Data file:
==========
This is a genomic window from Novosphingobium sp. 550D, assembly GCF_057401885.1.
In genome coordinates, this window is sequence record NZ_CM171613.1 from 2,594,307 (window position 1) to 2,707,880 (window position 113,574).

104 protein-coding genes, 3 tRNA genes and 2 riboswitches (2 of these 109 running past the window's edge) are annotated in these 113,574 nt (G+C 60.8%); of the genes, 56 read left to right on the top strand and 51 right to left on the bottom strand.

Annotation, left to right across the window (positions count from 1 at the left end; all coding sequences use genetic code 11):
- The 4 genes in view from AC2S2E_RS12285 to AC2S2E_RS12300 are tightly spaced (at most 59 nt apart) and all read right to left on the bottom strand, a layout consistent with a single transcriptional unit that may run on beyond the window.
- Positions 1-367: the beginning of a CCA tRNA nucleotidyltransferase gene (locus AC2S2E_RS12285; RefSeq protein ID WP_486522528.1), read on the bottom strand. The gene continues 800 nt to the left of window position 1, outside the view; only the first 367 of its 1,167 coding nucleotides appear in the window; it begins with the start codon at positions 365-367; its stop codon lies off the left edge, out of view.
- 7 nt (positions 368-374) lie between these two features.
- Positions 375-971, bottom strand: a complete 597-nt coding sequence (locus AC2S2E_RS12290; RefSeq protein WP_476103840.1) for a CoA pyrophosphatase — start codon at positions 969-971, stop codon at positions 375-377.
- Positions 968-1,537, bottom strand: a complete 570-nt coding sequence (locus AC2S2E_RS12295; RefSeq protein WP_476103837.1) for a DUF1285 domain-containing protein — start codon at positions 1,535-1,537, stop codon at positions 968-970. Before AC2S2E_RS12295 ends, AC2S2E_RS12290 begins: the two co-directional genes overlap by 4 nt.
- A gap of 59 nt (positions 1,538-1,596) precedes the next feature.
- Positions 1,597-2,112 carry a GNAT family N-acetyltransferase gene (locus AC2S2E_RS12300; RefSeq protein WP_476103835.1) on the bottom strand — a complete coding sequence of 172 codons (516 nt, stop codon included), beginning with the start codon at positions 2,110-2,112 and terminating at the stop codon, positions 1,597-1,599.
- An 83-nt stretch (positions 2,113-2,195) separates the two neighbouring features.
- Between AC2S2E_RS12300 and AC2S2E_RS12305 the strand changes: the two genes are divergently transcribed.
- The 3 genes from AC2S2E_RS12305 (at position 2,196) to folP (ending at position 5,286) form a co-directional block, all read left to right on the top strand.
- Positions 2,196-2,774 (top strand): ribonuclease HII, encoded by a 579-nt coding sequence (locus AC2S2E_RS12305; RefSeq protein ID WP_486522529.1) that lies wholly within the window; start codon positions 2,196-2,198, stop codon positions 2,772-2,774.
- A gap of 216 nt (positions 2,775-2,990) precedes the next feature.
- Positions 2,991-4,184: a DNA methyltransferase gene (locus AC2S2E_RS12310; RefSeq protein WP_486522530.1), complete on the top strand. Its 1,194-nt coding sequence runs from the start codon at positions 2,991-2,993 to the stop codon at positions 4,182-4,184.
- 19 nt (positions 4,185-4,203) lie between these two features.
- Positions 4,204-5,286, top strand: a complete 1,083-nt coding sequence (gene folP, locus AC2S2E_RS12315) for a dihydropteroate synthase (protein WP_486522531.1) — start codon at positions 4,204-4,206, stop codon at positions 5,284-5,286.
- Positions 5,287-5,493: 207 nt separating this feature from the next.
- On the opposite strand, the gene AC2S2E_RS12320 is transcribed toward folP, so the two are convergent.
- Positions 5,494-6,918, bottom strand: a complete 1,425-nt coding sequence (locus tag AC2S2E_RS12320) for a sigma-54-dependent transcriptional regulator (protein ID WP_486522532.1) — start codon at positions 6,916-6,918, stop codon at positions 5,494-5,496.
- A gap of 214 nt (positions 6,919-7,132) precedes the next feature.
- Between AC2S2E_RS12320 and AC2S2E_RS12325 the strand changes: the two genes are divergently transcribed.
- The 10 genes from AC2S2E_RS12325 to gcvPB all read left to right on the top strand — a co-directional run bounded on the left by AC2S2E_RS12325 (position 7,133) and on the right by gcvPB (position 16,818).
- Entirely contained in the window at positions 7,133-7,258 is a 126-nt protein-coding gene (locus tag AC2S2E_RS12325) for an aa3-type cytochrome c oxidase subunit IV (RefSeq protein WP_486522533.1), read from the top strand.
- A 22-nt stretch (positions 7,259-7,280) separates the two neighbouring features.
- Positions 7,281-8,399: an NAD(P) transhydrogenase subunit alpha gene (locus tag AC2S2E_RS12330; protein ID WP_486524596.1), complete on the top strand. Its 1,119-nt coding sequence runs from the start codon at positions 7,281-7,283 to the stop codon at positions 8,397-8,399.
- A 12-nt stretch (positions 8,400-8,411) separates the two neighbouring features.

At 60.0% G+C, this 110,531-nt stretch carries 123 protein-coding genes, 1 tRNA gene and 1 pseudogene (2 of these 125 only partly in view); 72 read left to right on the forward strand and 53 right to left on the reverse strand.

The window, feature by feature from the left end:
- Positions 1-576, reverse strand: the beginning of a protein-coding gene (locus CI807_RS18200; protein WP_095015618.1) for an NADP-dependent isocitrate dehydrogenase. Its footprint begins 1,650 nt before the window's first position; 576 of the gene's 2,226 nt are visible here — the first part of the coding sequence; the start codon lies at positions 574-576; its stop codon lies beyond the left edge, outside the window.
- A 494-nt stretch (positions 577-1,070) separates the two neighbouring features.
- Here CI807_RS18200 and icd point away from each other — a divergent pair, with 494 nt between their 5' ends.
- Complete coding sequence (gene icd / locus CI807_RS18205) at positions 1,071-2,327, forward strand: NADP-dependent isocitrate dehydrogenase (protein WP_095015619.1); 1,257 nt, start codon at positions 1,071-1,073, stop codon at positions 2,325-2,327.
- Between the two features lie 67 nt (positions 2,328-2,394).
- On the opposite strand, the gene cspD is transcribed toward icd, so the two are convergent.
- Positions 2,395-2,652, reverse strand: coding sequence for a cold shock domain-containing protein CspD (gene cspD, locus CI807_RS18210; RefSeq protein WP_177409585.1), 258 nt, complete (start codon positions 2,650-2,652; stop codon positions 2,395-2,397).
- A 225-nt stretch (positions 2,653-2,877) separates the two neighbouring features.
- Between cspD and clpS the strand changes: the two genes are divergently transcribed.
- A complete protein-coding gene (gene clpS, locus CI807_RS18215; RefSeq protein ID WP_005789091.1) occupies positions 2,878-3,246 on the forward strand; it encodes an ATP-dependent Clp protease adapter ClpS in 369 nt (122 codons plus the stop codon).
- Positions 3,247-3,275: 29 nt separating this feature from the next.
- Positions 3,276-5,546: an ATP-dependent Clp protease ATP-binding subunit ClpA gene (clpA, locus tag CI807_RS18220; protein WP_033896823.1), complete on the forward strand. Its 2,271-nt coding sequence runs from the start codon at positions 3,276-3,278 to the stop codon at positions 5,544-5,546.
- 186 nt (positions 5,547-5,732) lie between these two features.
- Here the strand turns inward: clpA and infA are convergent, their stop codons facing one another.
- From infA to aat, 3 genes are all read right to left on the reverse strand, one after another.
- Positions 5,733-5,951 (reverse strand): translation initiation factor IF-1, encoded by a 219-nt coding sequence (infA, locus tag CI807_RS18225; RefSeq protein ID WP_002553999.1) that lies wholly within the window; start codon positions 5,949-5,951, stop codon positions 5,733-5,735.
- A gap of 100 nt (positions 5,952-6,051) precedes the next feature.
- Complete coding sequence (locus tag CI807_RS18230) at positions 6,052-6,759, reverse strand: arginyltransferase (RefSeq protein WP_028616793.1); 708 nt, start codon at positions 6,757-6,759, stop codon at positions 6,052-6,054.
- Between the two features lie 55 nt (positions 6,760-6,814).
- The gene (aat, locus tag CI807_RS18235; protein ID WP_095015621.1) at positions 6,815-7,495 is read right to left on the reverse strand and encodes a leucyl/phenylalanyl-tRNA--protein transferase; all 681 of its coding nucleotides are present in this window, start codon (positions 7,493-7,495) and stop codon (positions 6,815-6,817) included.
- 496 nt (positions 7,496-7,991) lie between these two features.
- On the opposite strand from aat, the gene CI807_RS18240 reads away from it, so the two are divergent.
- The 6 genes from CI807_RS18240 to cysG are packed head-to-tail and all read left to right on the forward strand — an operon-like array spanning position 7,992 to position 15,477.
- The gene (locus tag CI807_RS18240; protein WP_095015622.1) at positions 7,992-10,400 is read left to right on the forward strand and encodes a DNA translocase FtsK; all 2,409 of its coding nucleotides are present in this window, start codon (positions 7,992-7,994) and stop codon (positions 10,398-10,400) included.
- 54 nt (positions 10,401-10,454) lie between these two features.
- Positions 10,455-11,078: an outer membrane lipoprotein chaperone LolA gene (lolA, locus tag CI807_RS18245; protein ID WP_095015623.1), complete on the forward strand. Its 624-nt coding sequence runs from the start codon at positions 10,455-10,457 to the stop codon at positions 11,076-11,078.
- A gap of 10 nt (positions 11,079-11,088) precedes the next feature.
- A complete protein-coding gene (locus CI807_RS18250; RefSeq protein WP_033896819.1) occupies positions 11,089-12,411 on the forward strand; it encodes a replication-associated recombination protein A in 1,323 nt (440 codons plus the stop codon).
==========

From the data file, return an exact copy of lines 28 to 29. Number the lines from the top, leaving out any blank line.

- Positions 7,281-8,399: an NAD(P) transhydrogenase subunit alpha gene (locus tag AC2S2E_RS12330; protein ID WP_486524596.1), complete on the top strand. Its 1,119-nt coding sequence runs from the start codon at positions 7,281-7,283 to the stop codon at positions 8,397-8,399.
- A 12-nt stretch (positions 8,400-8,411) separates the two neighbouring features.